People's Democracy

(Weekly Organ of the Communist Party of India (Marxist)


No. 35

August 29, 2004

  GTB Collapse – An Ugly Face Of Finance Capital

Kingsuk Datta


WHENEVER a private bank is in trouble, it is always the public sector banks that bail it out. This is something that many the private sector bankers also believe.


Even before the Global Trust Bank (GTB) catastrophe, Bank of Baroda and Punjab National Bank have bailed out Banaras State Bank and Nedungadi Bank. The number of forced amalgamation of weak private banks with prosperous public sector banks has created such confidence in public sector banks, which otherwise have been the target of slanderous attacks of the pioneers of neo-liberal reforms.




And, in fact, these cases of virtual collapse of the private sector banks are the result of nearly one and a half decades of liberalisation-privatisation hullabaloo. The general people of India are by now convinced that the tally of private bank failures will go up in the days to come.


The confidence reflected in the introductory remarks is a complement to the public sector undertakings in general and public sector banks/FIs in particular, which surely deserves the acknowledgment with grace and satisfaction, particularly in an era, in which the prophets of economic liberalisation have attempted to prove redundancy of public sector and its role and utility in the national economy.


But at the same time we must not fail to look at the extent of shameless innate opportunism of capitalism, more specifically that of the contemporary finance capital. The stories of GTB along with the decline of the other private sector banks are only a few acid tests which re-affirm how the finance capital takes the economy of a country for a ride, fosters its interest and repeatedly approaches the State in its bad time for regaining the strength.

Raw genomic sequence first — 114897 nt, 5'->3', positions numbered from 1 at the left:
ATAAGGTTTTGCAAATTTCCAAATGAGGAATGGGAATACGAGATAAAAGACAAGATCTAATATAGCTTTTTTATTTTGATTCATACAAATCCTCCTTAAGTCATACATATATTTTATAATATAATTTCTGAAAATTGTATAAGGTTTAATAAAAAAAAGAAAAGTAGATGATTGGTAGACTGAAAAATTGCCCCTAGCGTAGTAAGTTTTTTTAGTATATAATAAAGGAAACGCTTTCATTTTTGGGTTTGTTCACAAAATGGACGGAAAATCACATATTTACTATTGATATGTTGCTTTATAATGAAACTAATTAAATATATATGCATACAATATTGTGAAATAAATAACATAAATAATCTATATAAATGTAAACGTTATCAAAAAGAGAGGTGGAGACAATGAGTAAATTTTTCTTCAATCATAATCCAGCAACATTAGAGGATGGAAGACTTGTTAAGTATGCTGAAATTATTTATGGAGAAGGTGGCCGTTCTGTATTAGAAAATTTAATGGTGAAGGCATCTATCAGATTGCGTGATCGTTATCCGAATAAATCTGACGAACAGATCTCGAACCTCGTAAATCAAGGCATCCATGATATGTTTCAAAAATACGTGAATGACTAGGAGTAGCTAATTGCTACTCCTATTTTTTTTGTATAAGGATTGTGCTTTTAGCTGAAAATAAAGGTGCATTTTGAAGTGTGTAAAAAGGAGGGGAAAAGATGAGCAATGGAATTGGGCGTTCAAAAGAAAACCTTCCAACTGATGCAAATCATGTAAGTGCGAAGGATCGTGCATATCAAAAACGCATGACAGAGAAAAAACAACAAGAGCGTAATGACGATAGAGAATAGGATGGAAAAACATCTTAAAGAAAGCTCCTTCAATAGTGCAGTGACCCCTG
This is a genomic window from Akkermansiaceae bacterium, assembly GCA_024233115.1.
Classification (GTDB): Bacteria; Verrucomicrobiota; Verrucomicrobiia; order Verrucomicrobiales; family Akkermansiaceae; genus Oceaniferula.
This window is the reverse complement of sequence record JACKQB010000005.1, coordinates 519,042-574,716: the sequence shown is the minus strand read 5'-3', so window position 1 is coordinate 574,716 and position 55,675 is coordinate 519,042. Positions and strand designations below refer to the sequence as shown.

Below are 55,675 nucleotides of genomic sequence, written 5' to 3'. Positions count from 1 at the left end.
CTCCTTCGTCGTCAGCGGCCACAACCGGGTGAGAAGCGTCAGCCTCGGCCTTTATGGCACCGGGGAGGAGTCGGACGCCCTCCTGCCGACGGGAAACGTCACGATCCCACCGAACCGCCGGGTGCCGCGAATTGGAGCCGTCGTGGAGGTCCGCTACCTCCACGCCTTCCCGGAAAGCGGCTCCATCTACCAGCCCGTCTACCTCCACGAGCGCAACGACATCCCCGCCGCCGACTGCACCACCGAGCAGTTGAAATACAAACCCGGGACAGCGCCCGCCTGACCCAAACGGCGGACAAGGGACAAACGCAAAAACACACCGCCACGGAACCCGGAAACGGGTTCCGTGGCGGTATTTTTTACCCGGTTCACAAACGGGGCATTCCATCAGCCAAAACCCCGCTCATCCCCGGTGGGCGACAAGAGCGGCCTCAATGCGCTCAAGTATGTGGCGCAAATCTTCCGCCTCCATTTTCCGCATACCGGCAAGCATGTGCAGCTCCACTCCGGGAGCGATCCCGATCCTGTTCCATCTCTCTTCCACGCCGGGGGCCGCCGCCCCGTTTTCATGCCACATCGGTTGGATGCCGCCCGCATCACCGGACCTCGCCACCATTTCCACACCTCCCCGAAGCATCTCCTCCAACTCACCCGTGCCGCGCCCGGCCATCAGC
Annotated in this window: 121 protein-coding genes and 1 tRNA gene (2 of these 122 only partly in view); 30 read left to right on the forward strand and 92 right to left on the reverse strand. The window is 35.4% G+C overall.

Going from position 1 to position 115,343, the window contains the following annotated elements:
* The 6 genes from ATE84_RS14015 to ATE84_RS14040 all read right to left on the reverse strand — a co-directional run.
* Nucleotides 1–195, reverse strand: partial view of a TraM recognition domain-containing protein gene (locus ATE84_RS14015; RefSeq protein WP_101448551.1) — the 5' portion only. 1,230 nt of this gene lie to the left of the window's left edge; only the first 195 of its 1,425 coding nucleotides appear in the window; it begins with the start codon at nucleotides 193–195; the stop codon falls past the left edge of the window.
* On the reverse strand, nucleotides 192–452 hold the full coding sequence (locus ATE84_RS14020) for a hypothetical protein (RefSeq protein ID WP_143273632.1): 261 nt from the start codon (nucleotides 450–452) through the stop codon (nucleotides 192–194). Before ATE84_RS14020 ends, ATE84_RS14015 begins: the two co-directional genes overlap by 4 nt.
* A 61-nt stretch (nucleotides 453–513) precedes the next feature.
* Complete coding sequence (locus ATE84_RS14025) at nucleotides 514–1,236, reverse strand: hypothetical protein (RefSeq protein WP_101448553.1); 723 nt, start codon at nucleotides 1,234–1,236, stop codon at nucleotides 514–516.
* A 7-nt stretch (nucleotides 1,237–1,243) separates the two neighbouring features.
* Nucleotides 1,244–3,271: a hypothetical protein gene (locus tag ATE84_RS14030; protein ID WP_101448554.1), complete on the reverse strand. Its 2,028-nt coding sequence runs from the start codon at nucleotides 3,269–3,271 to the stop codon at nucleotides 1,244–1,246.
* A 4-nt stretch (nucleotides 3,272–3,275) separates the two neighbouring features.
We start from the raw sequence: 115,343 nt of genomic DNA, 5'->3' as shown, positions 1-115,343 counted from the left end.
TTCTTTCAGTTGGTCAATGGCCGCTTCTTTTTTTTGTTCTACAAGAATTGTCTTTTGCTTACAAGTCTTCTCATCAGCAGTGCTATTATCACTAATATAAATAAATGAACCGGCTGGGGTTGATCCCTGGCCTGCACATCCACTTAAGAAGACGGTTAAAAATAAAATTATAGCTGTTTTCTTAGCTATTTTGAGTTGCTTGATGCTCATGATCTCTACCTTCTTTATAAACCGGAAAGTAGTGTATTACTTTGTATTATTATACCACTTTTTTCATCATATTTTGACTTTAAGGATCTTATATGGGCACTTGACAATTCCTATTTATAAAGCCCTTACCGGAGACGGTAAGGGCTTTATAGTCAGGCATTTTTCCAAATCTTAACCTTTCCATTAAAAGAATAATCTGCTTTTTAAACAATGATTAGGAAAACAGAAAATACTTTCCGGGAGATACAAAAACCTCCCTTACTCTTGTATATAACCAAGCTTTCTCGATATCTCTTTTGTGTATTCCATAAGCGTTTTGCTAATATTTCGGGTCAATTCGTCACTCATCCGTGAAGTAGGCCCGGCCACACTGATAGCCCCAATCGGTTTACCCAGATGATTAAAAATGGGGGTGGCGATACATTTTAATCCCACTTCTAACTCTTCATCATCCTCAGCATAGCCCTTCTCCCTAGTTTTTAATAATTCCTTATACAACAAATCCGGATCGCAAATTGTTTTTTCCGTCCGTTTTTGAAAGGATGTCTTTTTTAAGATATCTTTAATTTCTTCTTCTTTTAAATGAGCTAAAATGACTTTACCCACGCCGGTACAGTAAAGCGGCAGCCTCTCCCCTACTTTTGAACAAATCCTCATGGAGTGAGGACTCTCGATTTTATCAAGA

Instead of repeating the details of GTB fiasco, we shall discuss the aspects that glaringly expose the mutual collaboration between the capitalist technocrats, money market operators, and traders on the one hand and the nexus between the bourgeoisie and state machinery on the other.  



The rise of Ramesh Gelli, the forefront promoter of GTB and the former CMD of the bank is quite interesting. An engineering graduate from Osmaina University and ‘alumnus of the Asian Institute of Management’ shifted job thrice in three years starting from Vazir Sultan to Andhra Pradesh Road Transport Corporation via Bharat Heavy Electricals Limited, before stepping in Vysya Bank as general manager in 1980. Gelli a friend of former chief minister of Andhra Pradesh, Chandrababu Naidu, had strong political connection and ambition. He was elevated to chairmanship of Vysya Bank within next three years. With the tom-tom of liberalisation and privatisation, the exuberant initiator of neo-liberalisation and privatisation, the then central government, wasted no time to greet Gelli, the new breed professional by awarding Padmashree in 1991, for ‘turning a staid Vysya Bank into the raging favourite of the stock market.’ And in 1993, Reserve Bank of India granted GTB a licence to start banking operation, which began its operations in October 1994 with the blessings of Dr Manmohan Singh, the then union finance minster of Narashima Rao’s cabinet.